Guru Nanak taught that there is one God who dwells within the human heart and can be known by the grace of the guru. Guru Nanak espoused a vision of equality across caste and religion, and he called for Sikhs to be fully socially engaged.
Guru Nanak’s understanding of God is summed up in the Mul Mantar, the opening stanza of what is called the Japji, the morning prayer recited by Guru Nanak and by all Sikhs everywhere. The Mul Mantar, a root teaching of the Sikh tradition, lays a foundation for a universal religious vision:
There is one God,
Eternal truth is his name,
Creator of all things and the all-pervading spirit.
Fearless and without hatred,
Timeless and formless.
Beyond birth and death, Self-created.
By the grace of the Guru he is known.
Guru Nanak emphasized the “formless” God, spoken of as Nirankar. God may be spoken of in many ways—as Allah or Brahman, Ram or Rahim. But the great name of God is Truth. God cannot be known in any image or form; the Nirankar is invisible, infinite, beyond the confines of form. Even so, this transcendent God can be known by the grace of the Guru. The love of God is the highest goal of humanity. God dwells within the human heart. The nectar of the Divine name, heard and sung, fills the heart to the brim. Thus, the very center of Sikh worship is the singing and hearing of God’s word in the form of the shabads, or devotional songs.
Guru Nanak’s God-centered teachings had strong social implications. He was outspoken in his critique of hypocrisy and superficiality in religious practice. To Hindus he insisted, for example, that bathing in holy rivers alone cannot wash away sins of injustice and greed; the most important thing is not ritual purity, but purity of words and deeds. Similarly, to the Muslims of his day he insisted that required prayers alone would be ineffective if those who offered them had their minds on worldly problems, instead of on God. “Make mercy your mosque and devotion your prayer mat,” he said.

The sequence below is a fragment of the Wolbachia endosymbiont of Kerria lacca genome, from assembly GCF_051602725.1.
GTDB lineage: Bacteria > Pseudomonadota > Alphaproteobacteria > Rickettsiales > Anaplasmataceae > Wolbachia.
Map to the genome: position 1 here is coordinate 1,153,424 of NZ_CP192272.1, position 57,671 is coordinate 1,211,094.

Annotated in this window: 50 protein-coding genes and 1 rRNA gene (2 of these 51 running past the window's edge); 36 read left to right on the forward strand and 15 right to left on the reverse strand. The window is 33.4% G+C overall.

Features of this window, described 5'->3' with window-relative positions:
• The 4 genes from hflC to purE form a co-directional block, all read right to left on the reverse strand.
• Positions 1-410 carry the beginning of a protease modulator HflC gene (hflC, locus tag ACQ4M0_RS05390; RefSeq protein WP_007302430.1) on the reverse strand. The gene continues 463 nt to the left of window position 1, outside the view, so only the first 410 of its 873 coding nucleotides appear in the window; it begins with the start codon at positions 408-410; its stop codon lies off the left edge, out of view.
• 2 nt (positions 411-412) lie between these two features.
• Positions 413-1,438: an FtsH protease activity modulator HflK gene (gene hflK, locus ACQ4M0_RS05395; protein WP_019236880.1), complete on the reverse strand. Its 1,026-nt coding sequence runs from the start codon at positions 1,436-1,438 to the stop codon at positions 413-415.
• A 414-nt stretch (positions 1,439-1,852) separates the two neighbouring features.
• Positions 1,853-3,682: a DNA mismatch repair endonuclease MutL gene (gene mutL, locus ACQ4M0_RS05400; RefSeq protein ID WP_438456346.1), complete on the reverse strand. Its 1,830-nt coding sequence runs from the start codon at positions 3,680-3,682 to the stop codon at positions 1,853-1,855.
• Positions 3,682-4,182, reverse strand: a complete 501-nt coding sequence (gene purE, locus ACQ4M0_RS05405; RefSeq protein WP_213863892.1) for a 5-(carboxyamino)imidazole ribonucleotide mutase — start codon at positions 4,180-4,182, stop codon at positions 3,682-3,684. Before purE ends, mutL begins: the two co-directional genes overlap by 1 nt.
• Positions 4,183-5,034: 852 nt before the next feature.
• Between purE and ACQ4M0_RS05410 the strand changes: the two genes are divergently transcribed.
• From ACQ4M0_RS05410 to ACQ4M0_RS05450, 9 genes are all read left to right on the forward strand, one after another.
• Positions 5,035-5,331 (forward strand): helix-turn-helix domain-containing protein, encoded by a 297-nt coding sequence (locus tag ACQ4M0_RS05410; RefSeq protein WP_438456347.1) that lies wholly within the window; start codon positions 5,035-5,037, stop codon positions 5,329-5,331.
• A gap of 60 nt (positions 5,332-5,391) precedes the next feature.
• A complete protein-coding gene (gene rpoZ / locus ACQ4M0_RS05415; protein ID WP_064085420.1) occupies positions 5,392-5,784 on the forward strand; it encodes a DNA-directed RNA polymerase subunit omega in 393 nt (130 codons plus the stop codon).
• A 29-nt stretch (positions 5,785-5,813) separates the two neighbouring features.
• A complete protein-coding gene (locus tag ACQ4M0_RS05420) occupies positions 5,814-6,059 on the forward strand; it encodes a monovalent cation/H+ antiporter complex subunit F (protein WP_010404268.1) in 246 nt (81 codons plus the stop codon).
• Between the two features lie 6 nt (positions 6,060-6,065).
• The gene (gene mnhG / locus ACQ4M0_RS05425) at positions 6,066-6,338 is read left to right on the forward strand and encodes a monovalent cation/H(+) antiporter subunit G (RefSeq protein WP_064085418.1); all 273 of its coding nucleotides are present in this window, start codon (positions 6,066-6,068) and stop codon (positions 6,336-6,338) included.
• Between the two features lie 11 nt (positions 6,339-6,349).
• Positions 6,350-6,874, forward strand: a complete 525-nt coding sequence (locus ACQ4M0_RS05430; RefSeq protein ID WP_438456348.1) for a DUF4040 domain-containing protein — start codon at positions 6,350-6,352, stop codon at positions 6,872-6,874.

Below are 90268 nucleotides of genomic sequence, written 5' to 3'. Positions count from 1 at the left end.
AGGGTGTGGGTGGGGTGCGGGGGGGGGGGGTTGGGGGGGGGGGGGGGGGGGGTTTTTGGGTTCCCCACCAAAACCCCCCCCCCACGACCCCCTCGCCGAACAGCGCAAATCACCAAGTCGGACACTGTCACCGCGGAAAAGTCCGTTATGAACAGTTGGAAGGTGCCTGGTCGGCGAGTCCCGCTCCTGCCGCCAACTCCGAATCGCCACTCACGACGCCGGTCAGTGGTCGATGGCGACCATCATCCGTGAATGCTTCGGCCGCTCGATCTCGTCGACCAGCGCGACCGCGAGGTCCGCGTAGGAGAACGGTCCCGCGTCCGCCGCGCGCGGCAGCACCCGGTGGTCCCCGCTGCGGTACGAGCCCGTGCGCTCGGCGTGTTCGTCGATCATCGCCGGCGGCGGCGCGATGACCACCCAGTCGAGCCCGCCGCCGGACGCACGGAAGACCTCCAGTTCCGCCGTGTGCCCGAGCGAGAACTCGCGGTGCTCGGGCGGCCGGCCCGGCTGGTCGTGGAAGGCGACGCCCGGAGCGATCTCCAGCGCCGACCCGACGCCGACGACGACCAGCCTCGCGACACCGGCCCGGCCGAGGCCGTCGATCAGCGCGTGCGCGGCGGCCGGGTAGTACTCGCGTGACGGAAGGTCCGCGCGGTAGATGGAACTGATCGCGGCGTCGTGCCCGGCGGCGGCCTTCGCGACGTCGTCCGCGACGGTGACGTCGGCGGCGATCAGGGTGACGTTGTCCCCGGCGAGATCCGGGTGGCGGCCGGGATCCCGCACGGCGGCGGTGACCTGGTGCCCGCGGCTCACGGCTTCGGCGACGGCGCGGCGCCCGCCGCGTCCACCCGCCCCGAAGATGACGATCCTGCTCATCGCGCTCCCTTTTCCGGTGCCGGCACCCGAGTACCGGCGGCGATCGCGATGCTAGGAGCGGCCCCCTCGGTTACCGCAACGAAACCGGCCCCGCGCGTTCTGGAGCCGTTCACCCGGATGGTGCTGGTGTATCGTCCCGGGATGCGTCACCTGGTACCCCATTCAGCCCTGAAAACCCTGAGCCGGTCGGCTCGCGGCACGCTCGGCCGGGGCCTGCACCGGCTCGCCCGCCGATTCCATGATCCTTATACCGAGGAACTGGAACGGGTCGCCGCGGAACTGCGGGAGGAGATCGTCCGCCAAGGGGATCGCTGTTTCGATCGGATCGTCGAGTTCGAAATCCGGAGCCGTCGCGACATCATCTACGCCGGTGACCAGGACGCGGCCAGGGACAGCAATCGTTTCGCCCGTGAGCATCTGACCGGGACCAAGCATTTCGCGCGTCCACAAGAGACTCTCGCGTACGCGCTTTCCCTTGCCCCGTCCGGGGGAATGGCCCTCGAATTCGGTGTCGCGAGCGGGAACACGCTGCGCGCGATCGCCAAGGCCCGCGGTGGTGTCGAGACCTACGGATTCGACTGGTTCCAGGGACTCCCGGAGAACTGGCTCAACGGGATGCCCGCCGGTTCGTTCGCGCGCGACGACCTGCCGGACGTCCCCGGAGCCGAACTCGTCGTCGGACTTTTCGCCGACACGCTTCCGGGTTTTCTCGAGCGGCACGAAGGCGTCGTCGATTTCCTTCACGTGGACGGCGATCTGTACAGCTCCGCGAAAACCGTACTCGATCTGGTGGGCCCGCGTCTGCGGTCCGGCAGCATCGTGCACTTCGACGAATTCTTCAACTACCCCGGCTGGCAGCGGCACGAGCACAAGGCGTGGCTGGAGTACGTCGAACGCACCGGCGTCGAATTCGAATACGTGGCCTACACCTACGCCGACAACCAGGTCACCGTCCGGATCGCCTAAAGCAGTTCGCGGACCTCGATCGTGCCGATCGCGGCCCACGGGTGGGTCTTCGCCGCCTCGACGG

He taught that all people, whether rich or poor, women or men, kings or peasants, can approach God equally. In one of his hymns, he sings:
The lowest among the low castes,
lower than the lowliest,
Nanak is with them:
He envies not those with worldly greatness.
Lord! The glance of grace falls on the land
where the humble are cherished.
Guru Nanak opposed the Brahmin priesthood and the caste hierarchy of Hindu society. He established the precedent for what became the langar, the “community meal,” specifically to make manifest the Sikh rejection of Hindu caste. Everyone coming to the langar must sit together as equals, even if this might violate caste rules for the Hindus. The leveling experience of eating a common meal became symbolic of the Sikh ethos and essential to the life of the Sikh community. Those who became part of the Sikh Panth (community) were expected to give up social inequality.
Guru Nanak was a householder, not an ascetic or a yogi. Kartarpur was a community of simple living, honest work, charity, and hospitality. Thus, the path of the Sikhs is insistently not “other-worldly,” but fully engaged in the world. Its dominant note is not asceticism, but activity and service. It is a path of householders, not renunciants. It is said that Guru Nanak passed over his own son, Sri Chand, as his successor because of his rather ascetic bent.